I believe one of the biggest mistakes managers make with feedback is that they fail to acknowledge and reward improvements. They are not tuned in to the improvements people are making, and the improvements are gold, because they represent growth, positive change. Instead, these managers, are too focused on what’s still missing. Failing to acknowledge and celebrate positive change, or worse, giving negative feedback because the performance is still not good enough, is a way to lock in mediocrity.
Rewarding progress doesn’t mean you are accepting second rate performance. It’s just about acknowledging that people are moving in the right direction. And in a journey of improvement and positive change, that’s something we should all feel good about.
3. Reward successively higher levels of performance
In behavioural science there’s a term called “shaping behaviour”. In an organisation, you can think of it as shaping performance. There’s a mountain of research evidence to support this concept and it’s especially important for driving performance improvements in an organisation. It means that, after receiving some positive feedback today, an employee will need to achieve more to get the next bit of positive feedback. In this way, your use of feedback is able to continually drive improvements. It’s about rewarding successively higher and higher levels of performance, until the performance is at the standard you want it to be at.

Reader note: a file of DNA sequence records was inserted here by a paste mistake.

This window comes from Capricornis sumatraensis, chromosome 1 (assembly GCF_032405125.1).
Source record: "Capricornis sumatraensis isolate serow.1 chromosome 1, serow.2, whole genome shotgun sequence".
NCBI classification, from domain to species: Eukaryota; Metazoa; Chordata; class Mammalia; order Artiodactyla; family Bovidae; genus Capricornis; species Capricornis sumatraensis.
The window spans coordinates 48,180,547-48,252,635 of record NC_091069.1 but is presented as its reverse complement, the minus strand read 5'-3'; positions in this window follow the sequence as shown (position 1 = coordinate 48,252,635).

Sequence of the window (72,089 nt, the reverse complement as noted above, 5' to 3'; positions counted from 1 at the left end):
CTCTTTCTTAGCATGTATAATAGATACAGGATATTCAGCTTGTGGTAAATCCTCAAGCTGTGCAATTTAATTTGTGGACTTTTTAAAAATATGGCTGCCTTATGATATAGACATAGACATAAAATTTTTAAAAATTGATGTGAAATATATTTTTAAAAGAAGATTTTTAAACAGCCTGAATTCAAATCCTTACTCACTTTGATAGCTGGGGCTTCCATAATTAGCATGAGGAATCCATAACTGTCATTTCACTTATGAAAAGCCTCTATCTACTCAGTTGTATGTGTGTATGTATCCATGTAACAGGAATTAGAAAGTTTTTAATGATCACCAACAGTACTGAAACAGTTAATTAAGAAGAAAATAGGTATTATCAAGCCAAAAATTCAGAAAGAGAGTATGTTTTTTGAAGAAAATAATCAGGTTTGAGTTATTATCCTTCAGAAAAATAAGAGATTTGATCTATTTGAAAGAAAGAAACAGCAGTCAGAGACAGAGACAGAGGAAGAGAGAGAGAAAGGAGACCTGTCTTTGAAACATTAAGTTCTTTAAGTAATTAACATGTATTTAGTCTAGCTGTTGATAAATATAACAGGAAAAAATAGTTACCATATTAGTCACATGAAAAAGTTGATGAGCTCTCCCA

4. Become a pokie machine
If you’ve ever wondered why so many people are addicted to pokie machines, there’s a psychology to it. Regular but unpredictable rewards are really good at locking in behaviours. If you want to know how often you should be providing feedback, think about the pokie machine analogy. Positive feedback should be regular, but unpredictable. The research shows that this type of feedback is the strongest when it comes to reinforcing behaviours.
5. Keep it brief and informal
There’s nothing wrong with formal or detailed feedback (such as in the form of an annual performance review), but feedback is too important and too powerful to leave it to these occasions. There are too many day-to-day opportunities that present themselves, so why wait for a performance review meeting? Positive feedback can be as simple as a quick passing comment, such as “well done”, or “that looks really good” or it can be more specific, “I really liked the way you served that customer”, “I’m really pleased that you took it upon yourself to [fill in the blank]”
There are many important things we do as managers, but what’s more important than managing people? Do it well and you can multiply your effectiveness and your organisation’s productivity. Giving feedback—in the right way, at the right time, and of the right type—is one of the key skills that can help you to do that.
This item was first published in AUTOMOTIVE ELECTRICAL & AIR CONDITIONING NEWS (April/May 2022 edition)
John Girardi is a human resources consultant who runs Girardi Human Resources. He works with a number of employers in the automotive industry to provide outsourced human resource support, including providing Fair Work advice, drafting employment contracts, performance management, management training, and recruitment.
Contact Girardi Human Resources now if you need help with managing your team and HR services.